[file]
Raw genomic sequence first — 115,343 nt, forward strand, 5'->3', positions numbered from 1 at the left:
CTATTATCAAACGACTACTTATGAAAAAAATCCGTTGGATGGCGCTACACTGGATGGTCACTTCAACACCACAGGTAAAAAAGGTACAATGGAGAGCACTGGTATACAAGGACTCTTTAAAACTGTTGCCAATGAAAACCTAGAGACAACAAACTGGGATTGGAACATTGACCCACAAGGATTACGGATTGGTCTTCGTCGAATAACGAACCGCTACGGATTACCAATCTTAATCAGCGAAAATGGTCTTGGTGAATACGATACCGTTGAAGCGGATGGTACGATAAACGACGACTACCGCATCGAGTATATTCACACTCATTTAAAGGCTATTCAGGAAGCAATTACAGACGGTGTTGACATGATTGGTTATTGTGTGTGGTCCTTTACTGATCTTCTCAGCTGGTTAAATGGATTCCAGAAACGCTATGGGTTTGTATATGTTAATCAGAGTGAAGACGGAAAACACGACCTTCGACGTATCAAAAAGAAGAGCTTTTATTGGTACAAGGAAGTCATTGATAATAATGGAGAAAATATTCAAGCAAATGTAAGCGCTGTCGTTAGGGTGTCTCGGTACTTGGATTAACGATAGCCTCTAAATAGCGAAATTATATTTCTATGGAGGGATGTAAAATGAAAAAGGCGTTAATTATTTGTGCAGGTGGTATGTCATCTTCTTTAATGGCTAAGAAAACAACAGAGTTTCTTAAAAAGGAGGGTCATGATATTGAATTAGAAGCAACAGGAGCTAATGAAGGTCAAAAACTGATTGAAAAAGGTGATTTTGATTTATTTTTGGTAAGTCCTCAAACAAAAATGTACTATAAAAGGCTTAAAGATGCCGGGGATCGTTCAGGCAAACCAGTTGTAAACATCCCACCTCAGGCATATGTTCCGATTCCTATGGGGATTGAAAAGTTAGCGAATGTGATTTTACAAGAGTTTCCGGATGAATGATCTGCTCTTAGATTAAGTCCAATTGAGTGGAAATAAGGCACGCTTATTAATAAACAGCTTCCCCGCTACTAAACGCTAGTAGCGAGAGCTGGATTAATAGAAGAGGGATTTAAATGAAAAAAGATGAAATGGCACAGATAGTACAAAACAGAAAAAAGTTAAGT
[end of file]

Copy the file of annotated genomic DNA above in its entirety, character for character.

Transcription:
Raw genomic sequence first — 115,343 nt, forward strand, 5'->3', positions numbered from 1 at the left:
CTATTATCAAACGACTACTTATGAAAAAAATCCGTTGGATGGCGCTACACTGGATGGTCACTTCAACACCACAGGTAAAAAAGGTACAATGGAGAGCACTGGTATACAAGGACTCTTTAAAACTGTTGCCAATGAAAACCTAGAGACAACAAACTGGGATTGGAACATTGACCCACAAGGATTACGGATTGGTCTTCGTCGAATAACGAACCGCTACGGATTACCAATCTTAATCAGCGAAAATGGTCTTGGTGAATACGATACCGTTGAAGCGGATGGTACGATAAACGACGACTACCGCATCGAGTATATTCACACTCATTTAAAGGCTATTCAGGAAGCAATTACAGACGGTGTTGACATGATTGGTTATTGTGTGTGGTCCTTTACTGATCTTCTCAGCTGGTTAAATGGATTCCAGAAACGCTATGGGTTTGTATATGTTAATCAGAGTGAAGACGGAAAACACGACCTTCGACGTATCAAAAAGAAGAGCTTTTATTGGTACAAGGAAGTCATTGATAATAATGGAGAAAATATTCAAGCAAATGTAAGCGCTGTCGTTAGGGTGTCTCGGTACTTGGATTAACGATAGCCTCTAAATAGCGAAATTATATTTCTATGGAGGGATGTAAAATGAAAAAGGCGTTAATTATTTGTGCAGGTGGTATGTCATCTTCTTTAATGGCTAAGAAAACAACAGAGTTTCTTAAAAAGGAGGGTCATGATATTGAATTAGAAGCAACAGGAGCTAATGAAGGTCAAAAACTGATTGAAAAAGGTGATTTTGATTTATTTTTGGTAAGTCCTCAAACAAAAATGTACTATAAAAGGCTTAAAGATGCCGGGGATCGTTCAGGCAAACCAGTTGTAAACATCCCACCTCAGGCATATGTTCCGATTCCTATGGGGATTGAAAAGTTAGCGAATGTGATTTTACAAGAGTTTCCGGATGAATGATCTGCTCTTAGATTAAGTCCAATTGAGTGGAAATAAGGCACGCTTATTAATAAACAGCTTCCCCGCTACTAAACGCTAGTAGCGAGAGCTGGATTAATAGAAGAGGGATTTAAATGAAAAAAGATGAAATGGCACAGATAGTACAAAACAGAAAAAAGTTAAGT